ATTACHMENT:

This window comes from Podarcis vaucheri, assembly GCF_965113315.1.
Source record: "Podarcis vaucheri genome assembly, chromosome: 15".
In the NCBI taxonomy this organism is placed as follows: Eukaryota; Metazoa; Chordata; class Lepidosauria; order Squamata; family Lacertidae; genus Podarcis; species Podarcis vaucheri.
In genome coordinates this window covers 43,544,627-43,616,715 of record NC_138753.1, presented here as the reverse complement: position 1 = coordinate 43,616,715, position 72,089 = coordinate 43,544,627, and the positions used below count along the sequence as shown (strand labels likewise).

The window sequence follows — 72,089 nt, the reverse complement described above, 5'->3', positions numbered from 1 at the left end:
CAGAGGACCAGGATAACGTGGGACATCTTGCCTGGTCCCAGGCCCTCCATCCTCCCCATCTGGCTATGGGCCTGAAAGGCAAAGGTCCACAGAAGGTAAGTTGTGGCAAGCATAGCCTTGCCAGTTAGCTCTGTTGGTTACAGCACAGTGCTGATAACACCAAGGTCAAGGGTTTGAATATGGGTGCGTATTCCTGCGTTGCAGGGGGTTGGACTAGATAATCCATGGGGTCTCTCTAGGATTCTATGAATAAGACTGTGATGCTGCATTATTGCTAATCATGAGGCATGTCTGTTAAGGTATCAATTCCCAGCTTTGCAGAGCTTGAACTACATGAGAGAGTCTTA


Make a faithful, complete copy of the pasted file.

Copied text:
This window comes from Podarcis vaucheri, assembly GCF_965113315.1.
Source record: "Podarcis vaucheri genome assembly, chromosome: 15".
In the NCBI taxonomy this organism is placed as follows: Eukaryota; Metazoa; Chordata; class Lepidosauria; order Squamata; family Lacertidae; genus Podarcis; species Podarcis vaucheri.
In genome coordinates this window covers 43,544,627-43,616,715 of record NC_138753.1, presented here as the reverse complement: position 1 = coordinate 43,616,715, position 72,089 = coordinate 43,544,627, and the positions used below count along the sequence as shown (strand labels likewise).

The window sequence follows — 72,089 nt, the reverse complement described above, 5'->3', positions numbered from 1 at the left end:
CAGAGGACCAGGATAACGTGGGACATCTTGCCTGGTCCCAGGCCCTCCATCCTCCCCATCTGGCTATGGGCCTGAAAGGCAAAGGTCCACAGAAGGTAAGTTGTGGCAAGCATAGCCTTGCCAGTTAGCTCTGTTGGTTACAGCACAGTGCTGATAACACCAAGGTCAAGGGTTTGAATATGGGTGCGTATTCCTGCGTTGCAGGGGGTTGGACTAGATAATCCATGGGGTCTCTCTAGGATTCTATGAATAAGACTGTGATGCTGCATTATTGCTAATCATGAGGCATGTCTGTTAAGGTATCAATTCCCAGCTTTGCAGAGCTTGAACTACATGAGAGAGTCTTA